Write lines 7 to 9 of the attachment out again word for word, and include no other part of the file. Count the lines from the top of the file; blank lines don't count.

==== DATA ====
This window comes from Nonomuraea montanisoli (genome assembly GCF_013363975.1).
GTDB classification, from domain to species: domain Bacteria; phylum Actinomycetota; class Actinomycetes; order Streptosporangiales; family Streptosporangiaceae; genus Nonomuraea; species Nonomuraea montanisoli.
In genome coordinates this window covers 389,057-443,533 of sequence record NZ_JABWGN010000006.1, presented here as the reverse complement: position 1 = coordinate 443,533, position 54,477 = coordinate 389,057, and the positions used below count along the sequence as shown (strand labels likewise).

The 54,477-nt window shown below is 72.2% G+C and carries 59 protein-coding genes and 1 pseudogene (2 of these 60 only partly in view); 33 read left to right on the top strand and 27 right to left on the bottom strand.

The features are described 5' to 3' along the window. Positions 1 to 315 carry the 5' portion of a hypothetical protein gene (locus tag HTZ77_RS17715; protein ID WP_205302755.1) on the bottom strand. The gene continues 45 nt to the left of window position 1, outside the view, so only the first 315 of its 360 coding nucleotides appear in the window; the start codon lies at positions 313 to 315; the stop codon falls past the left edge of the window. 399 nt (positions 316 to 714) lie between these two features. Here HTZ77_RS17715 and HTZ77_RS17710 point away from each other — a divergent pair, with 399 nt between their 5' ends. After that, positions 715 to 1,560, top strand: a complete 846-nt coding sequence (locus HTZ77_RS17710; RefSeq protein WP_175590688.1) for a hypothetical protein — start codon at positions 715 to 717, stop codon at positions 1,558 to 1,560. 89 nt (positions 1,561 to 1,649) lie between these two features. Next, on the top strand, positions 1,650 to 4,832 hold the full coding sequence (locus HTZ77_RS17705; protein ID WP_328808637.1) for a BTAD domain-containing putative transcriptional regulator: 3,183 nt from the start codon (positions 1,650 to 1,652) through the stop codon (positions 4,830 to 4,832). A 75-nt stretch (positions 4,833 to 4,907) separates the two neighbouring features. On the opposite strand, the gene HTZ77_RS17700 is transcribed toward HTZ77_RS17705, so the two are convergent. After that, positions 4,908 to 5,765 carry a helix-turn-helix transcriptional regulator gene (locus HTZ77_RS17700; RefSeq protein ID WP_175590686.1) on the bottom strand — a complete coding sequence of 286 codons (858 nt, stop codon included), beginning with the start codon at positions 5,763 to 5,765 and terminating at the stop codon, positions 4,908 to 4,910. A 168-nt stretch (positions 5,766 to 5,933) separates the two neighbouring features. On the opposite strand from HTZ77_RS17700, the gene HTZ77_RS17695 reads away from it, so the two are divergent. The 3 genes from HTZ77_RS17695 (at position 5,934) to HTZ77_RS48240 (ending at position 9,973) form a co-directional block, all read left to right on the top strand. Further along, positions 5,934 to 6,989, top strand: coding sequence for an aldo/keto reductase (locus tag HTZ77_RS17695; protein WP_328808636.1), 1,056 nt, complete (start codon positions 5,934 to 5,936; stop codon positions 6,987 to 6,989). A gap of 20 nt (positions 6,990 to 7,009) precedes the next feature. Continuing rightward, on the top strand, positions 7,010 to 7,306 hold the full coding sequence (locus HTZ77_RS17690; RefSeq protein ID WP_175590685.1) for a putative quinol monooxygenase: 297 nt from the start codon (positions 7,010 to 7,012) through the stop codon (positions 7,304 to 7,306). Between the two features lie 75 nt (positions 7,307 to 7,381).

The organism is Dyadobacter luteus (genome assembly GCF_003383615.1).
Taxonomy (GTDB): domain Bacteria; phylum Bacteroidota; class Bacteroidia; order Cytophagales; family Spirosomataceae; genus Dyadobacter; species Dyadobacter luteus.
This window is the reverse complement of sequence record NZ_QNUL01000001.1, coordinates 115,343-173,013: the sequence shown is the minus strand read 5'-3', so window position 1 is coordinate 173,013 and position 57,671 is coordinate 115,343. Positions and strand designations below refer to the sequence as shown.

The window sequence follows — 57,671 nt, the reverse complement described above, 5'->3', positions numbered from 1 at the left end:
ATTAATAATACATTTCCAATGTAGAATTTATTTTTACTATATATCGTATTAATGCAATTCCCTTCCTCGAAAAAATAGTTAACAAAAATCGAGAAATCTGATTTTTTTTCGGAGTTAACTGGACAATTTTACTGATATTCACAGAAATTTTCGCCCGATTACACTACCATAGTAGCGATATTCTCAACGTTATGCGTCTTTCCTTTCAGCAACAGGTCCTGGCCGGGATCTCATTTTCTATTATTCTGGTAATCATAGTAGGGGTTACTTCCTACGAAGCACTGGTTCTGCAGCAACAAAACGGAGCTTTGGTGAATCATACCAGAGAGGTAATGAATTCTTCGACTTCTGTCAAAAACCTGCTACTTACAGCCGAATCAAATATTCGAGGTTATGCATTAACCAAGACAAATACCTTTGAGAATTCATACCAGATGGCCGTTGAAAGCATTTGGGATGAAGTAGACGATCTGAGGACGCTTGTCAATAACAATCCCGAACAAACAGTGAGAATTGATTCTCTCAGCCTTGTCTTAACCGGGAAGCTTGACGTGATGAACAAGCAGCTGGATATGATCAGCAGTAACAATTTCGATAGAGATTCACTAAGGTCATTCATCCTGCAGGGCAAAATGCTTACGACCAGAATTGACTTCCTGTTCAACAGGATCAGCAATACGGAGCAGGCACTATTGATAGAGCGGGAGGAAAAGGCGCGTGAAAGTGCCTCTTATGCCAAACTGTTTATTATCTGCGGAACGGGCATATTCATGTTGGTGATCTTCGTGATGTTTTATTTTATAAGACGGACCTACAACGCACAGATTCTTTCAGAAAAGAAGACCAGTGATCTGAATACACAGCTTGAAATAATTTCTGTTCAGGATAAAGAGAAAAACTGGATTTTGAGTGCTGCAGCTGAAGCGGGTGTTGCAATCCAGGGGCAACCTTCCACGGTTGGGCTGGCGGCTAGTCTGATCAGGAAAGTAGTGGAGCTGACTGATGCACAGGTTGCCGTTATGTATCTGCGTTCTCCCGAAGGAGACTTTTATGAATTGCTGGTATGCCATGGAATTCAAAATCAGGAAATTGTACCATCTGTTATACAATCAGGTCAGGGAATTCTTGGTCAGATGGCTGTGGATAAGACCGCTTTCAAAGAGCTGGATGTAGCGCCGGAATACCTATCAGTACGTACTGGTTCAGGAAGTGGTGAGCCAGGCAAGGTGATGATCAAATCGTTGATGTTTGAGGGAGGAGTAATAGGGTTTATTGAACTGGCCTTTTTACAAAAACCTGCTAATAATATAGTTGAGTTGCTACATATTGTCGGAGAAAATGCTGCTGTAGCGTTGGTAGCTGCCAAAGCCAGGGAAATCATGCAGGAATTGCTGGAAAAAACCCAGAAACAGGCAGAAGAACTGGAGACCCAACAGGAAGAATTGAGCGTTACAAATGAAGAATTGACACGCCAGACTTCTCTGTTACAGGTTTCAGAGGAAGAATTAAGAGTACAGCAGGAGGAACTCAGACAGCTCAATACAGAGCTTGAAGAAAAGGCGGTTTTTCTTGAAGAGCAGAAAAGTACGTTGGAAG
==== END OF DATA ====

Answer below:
Taxonomy (GTDB): domain Bacteria; phylum Bacteroidota; class Bacteroidia; order Cytophagales; family Spirosomataceae; genus Dyadobacter; species Dyadobacter luteus.
This window is the reverse complement of sequence record NZ_QNUL01000001.1, coordinates 115,343-173,013: the sequence shown is the minus strand read 5'-3', so window position 1 is coordinate 173,013 and position 57,671 is coordinate 115,343. Positions and strand designations below refer to the sequence as shown.

The window sequence follows — 57,671 nt, the reverse complement described above, 5'->3', positions numbered from 1 at the left end: